Infographic: Sexual violence
Sexual violence: It’s not just “how things are”.
Sexual violence is a form of gender-based violence that’s a serious problem in Canada and around the world. It can happen between people in romantic or dating relationships, within a family, at work, between friends and acquaintances, and to strangers.
Some instances of sexual violence are met with outrage and action, while others are dismissed as just the way things are or worse, blame is placed on the victim/survivor.
To achieve gender equality, we need to work together to prevent and end all types of sexual violence.
It can be words or actions.
Sexual violence references to any unwanted sexual contact, including sexual assault and sexual harassment.
Unwanted sexual activity (e.g. sexual touching, kissing someone without consent, rape).
Comments, behaviour, and unwanted sexual interactions. Can take the form of jokes, catcalls, whistles, threats, or discriminatory remarks.
It can happen anywhere
Sexual violence doesn’t just happen in the shadows, it often takes place in plain sight.
- 1 in 3 women experienced unwanted sexual behaviour in public which can include unwanted sexual attention or unwanted physical contact. Footnote i
- 1 in 4 women in Canada have experienced inappropriate sexual behaviours in the workplace. Footnote ii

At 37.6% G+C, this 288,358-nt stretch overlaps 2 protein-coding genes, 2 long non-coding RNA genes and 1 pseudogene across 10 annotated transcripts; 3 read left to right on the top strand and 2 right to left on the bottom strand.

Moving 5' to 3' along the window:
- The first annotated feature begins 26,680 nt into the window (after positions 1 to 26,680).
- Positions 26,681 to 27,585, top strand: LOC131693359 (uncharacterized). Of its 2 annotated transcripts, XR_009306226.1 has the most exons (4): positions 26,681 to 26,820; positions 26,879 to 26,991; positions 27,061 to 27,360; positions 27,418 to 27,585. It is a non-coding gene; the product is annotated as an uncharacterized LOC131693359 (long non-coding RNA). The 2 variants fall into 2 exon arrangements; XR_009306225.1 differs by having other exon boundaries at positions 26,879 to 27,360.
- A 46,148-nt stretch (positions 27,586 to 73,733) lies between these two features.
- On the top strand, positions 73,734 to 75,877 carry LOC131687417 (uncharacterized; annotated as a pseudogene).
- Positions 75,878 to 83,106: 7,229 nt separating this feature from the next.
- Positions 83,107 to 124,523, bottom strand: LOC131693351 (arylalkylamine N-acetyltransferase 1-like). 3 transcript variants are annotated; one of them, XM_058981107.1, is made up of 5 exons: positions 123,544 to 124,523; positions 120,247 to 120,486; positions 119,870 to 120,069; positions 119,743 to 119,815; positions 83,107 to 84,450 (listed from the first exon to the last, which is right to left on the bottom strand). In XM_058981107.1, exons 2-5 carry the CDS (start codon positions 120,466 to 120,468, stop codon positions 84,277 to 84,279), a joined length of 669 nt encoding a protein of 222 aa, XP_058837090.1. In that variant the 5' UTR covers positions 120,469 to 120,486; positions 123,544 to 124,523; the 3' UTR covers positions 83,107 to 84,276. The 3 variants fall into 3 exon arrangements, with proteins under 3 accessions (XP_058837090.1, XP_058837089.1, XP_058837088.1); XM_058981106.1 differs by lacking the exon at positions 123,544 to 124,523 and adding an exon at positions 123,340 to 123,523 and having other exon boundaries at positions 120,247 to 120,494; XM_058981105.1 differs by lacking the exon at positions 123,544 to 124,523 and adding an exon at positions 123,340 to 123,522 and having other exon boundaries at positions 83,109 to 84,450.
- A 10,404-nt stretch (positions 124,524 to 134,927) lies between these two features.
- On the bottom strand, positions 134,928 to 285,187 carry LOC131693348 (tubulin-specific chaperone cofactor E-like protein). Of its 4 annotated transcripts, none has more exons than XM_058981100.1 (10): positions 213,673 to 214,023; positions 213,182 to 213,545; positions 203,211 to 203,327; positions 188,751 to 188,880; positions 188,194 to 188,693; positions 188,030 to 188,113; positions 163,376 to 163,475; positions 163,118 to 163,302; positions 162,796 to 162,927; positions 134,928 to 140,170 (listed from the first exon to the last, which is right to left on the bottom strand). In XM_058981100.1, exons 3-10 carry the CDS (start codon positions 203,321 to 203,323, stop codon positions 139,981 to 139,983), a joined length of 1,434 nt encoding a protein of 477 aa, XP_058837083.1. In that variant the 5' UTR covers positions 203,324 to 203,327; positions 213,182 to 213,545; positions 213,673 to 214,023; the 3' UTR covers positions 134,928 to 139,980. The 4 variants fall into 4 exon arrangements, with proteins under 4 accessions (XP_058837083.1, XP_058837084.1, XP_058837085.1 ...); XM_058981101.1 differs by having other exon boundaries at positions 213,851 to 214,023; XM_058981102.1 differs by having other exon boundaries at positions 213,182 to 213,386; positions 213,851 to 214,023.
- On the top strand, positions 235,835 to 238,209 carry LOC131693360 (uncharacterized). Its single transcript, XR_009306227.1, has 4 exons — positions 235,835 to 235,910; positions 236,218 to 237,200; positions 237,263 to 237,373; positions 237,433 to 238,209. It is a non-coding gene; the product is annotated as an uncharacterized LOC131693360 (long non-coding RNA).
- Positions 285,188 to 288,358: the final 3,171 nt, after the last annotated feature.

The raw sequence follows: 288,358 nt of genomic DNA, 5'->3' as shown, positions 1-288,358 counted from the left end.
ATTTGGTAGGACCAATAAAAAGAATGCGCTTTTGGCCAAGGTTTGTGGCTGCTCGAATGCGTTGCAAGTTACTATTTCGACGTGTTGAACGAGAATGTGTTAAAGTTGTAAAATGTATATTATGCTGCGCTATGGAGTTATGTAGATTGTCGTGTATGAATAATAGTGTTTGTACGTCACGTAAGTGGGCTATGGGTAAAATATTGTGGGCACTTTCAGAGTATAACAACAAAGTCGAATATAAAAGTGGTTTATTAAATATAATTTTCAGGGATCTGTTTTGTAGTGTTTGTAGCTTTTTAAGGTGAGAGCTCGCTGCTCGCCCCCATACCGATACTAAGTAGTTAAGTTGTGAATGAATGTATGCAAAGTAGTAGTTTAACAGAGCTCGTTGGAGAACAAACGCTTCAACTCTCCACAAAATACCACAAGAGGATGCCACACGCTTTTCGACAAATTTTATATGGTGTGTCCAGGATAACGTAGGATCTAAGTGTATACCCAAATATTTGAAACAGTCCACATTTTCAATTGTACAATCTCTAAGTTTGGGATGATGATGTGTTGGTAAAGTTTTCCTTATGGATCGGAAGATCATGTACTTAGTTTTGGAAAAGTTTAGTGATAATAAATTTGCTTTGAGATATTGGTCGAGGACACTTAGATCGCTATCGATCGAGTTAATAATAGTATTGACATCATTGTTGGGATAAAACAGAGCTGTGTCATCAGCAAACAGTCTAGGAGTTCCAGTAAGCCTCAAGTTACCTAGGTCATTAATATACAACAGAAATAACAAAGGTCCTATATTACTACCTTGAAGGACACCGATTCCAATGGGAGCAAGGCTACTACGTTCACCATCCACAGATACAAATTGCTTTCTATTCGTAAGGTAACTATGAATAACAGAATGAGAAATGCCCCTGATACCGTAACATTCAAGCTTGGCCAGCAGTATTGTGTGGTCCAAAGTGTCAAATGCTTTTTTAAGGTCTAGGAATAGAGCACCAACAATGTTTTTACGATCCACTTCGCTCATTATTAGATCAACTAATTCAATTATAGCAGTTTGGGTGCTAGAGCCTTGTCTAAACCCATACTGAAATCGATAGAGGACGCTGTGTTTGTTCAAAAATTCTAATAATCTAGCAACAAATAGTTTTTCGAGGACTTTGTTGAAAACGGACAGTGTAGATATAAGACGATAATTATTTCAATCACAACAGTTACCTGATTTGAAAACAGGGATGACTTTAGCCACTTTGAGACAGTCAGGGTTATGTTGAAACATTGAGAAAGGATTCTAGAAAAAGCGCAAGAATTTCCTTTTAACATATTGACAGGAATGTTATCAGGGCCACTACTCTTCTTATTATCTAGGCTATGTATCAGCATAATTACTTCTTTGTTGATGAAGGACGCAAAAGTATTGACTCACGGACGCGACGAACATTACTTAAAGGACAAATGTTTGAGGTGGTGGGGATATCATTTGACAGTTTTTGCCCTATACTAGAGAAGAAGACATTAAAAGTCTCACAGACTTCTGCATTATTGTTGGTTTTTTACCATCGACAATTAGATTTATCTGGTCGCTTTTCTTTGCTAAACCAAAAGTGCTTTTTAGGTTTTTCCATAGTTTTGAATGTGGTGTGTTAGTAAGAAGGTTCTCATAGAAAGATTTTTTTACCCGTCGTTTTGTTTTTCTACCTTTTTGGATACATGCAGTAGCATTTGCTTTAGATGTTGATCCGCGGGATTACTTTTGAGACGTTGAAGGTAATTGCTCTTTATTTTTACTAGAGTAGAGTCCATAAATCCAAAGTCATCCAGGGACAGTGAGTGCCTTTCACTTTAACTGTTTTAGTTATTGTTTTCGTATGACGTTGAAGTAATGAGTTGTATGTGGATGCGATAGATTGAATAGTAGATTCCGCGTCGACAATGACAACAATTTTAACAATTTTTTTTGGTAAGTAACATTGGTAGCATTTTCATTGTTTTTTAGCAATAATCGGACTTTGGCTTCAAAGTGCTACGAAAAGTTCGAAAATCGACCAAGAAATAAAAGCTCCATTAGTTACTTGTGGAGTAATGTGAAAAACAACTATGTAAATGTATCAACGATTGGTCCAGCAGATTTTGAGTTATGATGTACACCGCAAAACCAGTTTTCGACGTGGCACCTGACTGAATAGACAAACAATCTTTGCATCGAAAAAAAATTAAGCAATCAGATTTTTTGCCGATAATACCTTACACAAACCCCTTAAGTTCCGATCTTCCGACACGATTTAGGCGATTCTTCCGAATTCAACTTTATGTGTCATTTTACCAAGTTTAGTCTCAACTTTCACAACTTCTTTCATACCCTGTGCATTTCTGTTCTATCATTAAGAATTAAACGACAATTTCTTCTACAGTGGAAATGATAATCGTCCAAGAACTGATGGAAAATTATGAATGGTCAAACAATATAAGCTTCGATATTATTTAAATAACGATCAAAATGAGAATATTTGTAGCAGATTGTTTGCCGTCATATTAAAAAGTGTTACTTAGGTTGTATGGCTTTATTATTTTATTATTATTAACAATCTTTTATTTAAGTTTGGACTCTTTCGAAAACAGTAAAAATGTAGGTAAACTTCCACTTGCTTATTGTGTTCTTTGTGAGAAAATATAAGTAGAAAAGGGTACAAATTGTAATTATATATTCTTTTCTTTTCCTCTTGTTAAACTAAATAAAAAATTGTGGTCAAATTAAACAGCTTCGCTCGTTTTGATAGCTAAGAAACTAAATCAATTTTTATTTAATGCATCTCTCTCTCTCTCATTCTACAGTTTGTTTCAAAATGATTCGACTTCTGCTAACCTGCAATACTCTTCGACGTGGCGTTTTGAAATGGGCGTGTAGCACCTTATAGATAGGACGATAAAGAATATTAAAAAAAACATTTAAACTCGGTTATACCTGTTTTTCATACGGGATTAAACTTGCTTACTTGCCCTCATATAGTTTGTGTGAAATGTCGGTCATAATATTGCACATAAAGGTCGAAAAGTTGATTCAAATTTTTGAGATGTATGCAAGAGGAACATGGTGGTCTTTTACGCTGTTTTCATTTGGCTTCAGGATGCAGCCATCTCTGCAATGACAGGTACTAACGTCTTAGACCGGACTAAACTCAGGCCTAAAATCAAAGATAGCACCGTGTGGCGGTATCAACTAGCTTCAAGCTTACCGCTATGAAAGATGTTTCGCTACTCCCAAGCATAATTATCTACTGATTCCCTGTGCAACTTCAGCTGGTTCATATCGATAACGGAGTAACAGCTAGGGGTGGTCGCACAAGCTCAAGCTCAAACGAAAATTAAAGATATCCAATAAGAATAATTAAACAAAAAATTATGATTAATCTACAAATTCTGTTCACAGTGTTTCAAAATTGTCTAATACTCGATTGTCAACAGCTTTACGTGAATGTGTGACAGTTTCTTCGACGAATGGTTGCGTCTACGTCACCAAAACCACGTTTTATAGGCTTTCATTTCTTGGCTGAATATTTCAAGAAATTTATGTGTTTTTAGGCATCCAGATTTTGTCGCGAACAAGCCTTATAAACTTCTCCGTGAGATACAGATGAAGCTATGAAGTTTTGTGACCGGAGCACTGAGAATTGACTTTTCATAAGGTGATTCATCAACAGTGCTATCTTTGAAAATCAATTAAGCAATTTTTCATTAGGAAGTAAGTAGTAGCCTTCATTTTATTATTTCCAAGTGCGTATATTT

It’s a widespread problem ~4.7 million women in Canada have been sexually assaulted since age of 15.Footnote i
But some groups experience higher rates
Although sexual violence affects everybody, some populations are more likely to experience higher rates of sexual violence.
- LGB+ people are almost 3x more likely to be physically or sexually assaulted. Footnote iii
- Indigenous women are 3x more likely to be sexually assaulted than non-indigenous women. Footnote iv
- People with disabilities are more than 2x as likely to be sexually assaulted as those without disabilities.Footnote iv
Perpetrators are most often somebody known to the victim/survivor
Among sexual assaults where an accused was charged by the police, 87% of victims/survivors knew their assailant. Footnote v
However, victims/survivors can feel blamed or responsible for their experience
1 in 5 victims/survivors of sexual assault felt blamed by their perpetrator or family and friendsFootnote i
Unfortunately, even though
The harm of sexual violence is significant and has long-lasting, widespread impacts on those who experience it. Footnote vi
It’s the only violent crime in Canada not on a decline. Footnote vii
By treating all sexual violence seriously, we can work together to prevent and end it and make Canada a safer place to live.
Learn how to stop dismissing gender-based violence at Canada.ca/ItsNotJust
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